Going up: limit for individual investments in coops to be £100,000

The Treasury announced today an important change potentially affecting all cooperatives and ‘bencoms’ (societies for the benefit of the community) registered under the Industrial & Provident Societies Act. From next year, the maximum amount which an individual member can invest through the usual ‘withdrawable share capital’ route is to go up from the current £20,000 to £100,000.

There’s been criticism for some time that £20,000 is too low (the threshold was last increased in 1994).  Some agricultural cooperatives in particular have argued that the number of farmer-members in a typical agri-coop is small relative to the amount of capital that can be required,  and that therefore a £20,000 limit unduly restricts their development.  Co-operatives UK has also warmly welcomed the increase in the limit.

The increase to £100,000 will potentially apply to the rapidly growing number of community share issues, including those for community pubs, village shops, and community-led renewable energy projects.  Major projects using community share issues could now find it possible to raise quite significant amounts of capital.

The fundamental cooperative principle that all shareholder-investors have one vote regardless of how much they have invested remains, of course. But the new £100,000 limit will be discretionary and each individual coop and bencom will need to discuss whether they really want to have investments of this size held by individuals in their business.  One point to consider is whether, even with a one-member-one-vote rule, big investors might in practice be able to make their views count for more.  Another is the cash flow implications for a business if an individual with a major investment requested the return of their money.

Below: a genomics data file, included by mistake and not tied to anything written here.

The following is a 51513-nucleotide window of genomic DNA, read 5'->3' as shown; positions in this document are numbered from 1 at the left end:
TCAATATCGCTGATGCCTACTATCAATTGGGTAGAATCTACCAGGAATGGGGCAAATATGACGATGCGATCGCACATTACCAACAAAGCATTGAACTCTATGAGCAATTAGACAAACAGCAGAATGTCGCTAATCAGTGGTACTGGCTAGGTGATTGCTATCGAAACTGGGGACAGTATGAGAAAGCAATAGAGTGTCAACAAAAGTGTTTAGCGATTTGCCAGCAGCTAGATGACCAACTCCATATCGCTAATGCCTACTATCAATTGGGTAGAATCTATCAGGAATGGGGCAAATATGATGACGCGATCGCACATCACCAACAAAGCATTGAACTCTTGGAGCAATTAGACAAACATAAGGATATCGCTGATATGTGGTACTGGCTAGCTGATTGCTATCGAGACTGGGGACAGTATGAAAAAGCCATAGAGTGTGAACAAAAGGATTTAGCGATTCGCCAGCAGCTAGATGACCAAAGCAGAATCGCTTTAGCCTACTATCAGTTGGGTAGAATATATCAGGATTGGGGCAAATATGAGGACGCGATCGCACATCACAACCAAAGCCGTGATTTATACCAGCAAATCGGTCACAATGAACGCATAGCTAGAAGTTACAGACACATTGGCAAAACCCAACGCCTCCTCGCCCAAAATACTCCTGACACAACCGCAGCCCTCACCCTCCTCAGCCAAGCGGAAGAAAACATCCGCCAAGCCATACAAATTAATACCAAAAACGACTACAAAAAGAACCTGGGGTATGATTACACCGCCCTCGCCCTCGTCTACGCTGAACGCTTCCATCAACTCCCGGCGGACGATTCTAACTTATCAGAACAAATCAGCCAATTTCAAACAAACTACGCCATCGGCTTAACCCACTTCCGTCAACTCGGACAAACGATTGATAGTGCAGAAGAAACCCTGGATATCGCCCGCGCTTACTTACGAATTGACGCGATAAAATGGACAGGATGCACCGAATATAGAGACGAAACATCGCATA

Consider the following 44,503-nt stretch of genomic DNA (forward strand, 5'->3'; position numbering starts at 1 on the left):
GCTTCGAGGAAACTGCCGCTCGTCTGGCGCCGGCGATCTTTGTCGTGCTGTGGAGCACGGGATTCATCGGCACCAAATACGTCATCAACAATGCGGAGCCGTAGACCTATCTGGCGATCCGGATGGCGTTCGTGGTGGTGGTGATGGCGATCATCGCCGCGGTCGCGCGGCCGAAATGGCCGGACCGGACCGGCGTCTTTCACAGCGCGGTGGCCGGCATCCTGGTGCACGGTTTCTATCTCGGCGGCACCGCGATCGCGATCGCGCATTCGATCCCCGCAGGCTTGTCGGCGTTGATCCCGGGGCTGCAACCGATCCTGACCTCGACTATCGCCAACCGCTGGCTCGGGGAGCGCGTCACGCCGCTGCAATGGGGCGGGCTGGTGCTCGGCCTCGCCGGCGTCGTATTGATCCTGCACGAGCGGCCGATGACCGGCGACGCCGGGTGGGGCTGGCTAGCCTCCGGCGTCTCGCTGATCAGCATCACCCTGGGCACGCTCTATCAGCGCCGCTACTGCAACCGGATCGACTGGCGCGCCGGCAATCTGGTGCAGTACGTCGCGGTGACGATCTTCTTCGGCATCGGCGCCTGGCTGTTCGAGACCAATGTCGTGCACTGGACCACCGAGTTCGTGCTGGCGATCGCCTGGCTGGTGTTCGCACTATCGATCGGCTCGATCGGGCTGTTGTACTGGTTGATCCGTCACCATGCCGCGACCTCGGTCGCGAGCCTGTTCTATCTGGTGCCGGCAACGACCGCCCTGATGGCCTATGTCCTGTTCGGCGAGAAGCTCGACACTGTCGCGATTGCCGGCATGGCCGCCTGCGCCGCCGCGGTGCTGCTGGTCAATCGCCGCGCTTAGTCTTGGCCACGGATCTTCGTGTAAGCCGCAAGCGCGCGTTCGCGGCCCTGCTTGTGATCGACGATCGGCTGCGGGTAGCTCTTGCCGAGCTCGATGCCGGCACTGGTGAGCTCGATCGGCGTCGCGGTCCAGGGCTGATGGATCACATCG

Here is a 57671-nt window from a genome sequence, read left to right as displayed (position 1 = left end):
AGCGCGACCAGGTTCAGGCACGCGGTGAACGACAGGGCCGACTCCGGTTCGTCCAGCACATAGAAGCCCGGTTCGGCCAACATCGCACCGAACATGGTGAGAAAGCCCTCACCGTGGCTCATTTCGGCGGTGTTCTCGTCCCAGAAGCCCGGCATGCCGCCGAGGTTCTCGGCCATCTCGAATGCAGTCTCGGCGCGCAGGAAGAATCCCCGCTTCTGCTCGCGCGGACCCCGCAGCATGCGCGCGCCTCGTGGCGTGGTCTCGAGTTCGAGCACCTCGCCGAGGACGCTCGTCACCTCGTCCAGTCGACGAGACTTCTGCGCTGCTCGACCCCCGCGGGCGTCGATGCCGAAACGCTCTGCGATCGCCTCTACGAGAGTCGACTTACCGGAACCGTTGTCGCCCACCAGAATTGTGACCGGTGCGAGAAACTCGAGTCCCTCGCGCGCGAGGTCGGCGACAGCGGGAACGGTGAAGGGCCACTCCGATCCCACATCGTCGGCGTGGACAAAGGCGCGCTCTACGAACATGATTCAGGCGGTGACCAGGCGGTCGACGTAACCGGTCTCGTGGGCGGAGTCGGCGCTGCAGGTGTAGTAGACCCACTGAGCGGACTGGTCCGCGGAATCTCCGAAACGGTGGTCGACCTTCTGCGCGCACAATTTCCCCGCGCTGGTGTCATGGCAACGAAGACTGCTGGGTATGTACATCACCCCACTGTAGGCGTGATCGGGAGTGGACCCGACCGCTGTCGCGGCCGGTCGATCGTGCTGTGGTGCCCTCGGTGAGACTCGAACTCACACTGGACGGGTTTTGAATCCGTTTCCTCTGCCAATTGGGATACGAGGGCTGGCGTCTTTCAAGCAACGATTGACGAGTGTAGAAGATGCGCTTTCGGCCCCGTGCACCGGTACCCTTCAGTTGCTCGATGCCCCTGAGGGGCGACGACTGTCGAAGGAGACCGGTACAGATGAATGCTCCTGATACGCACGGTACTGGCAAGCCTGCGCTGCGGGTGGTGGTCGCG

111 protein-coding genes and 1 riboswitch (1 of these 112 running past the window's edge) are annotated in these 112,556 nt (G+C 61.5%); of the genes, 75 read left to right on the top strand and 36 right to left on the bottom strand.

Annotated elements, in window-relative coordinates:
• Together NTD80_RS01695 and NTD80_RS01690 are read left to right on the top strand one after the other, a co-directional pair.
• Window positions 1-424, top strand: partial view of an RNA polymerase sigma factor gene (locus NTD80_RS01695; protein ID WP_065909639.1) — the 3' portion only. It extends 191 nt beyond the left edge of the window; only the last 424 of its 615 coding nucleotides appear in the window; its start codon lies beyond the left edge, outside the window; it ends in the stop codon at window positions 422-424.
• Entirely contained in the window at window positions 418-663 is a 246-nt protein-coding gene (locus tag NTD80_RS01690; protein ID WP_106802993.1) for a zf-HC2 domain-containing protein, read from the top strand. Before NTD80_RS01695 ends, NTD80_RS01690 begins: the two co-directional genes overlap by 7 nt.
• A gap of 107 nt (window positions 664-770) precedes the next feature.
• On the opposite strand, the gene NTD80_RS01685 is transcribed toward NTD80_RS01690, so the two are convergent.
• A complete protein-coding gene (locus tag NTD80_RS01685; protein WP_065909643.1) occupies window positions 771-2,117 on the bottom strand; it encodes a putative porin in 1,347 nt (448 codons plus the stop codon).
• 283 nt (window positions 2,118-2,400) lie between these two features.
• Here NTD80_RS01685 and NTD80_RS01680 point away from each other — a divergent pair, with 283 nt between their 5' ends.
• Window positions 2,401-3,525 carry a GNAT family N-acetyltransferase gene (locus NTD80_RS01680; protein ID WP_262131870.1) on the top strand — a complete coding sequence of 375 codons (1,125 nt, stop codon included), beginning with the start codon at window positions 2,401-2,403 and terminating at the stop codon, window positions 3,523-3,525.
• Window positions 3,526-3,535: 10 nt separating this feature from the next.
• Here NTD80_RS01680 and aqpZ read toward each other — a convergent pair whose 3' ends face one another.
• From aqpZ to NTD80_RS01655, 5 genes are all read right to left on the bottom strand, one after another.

The change is coming in during 2014.  The government has also tabled today in parliament a consolidation act covering coops and bencoms, and this is expected to get royal assent next year.  A consolidation act merely tidies up previous legislation (there are no new provisions) but is still a welcome move.

The Treasury report is available online here.

Advertisements

Leave a Reply

Fill in your details below or click an icon to log in:

WordPress.com Logo

You are commenting using your WordPress.com account. Log Out / Change )

Twitter picture

You are commenting using your Twitter account. Log Out / Change )

Facebook photo

You are commenting using your Facebook account. Log Out / Change )

Google+ photo

You are commenting using your Google+ account. Log Out / Change )

Connecting to %s